The Federal Motor Carrier Safety Administration or FMCSA announced in early 2018 that it will survey tractor trailer drivers about how long they spend commuting to and from work in their personal vehicles or in their rig off the clock to determine how often their commutes exceed 2.5 hours per day. The FMCSA also reported it will study what the possible ramifications are for excessive commuting on driver fatigue and safety.
FMCSA this month filed a requires with the Office of Management and Budget at the White House to do the survey. If the request is cleared by the OMB, the agency will release a notice asking truck drivers to complete the survey. The FMCSA says that it wants at least 500 drivers to complete the survey. The agency reports it will look for driver feedback on work history, time for commuting each day, driver schedule, rest breaks and annual miles driven.
There has been growing concern about excessive commute times by truck drivers after a high profile tractor trailer crash in 2014 on the New Jersey Turnpike. That crash killed a comedian and seriously injured actor and comedian Tracy Morgan. The truck driver in the case fell asleep behind the wheel before he hit Morgan’s van from the rear at high speed in June 2014. It was reported the trucker had commuted 800 miles from Georgia to Delaware the morning before he started his driving shift for Walmart. The NTSB has stated that driver fatigue was a major factor in the crash.
It was reported that the big rig driver had slept merely four hours in the 33 hours before the wreck. But he was within his hours of service limits before the fatal truck crash.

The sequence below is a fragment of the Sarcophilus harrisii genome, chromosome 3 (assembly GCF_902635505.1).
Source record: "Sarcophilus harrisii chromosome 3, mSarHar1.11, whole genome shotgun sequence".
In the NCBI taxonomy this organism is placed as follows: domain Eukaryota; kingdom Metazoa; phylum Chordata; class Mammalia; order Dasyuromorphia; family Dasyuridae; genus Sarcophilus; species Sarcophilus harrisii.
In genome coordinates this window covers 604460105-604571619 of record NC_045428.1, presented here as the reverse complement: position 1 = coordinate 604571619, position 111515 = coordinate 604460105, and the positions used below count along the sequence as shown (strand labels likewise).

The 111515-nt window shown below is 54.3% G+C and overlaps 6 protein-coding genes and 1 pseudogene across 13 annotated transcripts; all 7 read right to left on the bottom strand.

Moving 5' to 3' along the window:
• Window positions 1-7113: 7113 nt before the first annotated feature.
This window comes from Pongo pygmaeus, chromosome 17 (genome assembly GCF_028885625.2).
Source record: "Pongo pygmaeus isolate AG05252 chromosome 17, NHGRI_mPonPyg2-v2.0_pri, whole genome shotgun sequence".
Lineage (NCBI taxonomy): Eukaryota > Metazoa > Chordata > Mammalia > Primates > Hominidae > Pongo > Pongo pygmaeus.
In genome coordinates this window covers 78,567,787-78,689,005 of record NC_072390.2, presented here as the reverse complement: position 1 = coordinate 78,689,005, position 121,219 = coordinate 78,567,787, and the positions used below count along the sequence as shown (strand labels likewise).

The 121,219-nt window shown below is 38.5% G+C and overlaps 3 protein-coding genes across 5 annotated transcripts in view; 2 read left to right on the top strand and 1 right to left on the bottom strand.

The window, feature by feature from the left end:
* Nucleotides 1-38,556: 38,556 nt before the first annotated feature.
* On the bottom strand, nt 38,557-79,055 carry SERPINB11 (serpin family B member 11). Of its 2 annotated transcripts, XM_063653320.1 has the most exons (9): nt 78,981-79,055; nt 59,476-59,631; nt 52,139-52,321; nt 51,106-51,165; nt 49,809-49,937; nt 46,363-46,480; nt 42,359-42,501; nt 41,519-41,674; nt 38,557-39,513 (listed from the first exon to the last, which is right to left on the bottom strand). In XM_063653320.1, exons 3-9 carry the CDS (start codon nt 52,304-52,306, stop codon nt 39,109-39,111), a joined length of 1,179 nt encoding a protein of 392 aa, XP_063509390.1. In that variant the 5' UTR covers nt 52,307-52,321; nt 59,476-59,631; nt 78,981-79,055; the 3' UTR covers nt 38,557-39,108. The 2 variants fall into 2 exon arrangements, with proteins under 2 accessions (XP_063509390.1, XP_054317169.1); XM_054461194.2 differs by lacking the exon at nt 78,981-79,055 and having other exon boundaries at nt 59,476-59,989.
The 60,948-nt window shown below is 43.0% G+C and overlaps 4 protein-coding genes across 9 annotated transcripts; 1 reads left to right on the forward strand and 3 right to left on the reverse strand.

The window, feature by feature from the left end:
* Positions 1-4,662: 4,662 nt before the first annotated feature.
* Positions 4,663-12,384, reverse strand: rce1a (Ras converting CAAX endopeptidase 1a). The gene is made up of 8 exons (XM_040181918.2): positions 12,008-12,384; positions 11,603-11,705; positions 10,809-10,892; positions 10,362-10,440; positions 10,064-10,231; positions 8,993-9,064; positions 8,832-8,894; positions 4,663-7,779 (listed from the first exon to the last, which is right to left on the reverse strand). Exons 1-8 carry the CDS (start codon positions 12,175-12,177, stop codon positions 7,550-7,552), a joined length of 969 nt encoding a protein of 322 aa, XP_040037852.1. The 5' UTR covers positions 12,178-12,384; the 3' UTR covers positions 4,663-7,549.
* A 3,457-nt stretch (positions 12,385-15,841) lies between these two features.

The FMCSA stated in its OMB request that long truck driver commutes are compromising off duty time and can lead to excessive driver fatigue for truck drivers, even when they are within their hours of service limits.
Our truck accident personal injury attorneys support the FMCSA study mentioned in this article. It is our hope that getting a better understanding of the driving habits of truck drivers outside of their work shifts will shed light on how to prevent serious truck crashes due to driver fatigue. It is concerning that a truck driver currently can commute for hours in the day before their work shift, and still be within their hours of service limits. This loophole in the law was a factor in a serious truck crash that killed one and seriously injured another. Serious truck crashes lead to serious injury, death and expensive personal injury lawsuits. We hope we see fewer of these deadly crashes caused by driver fatigue in the future.
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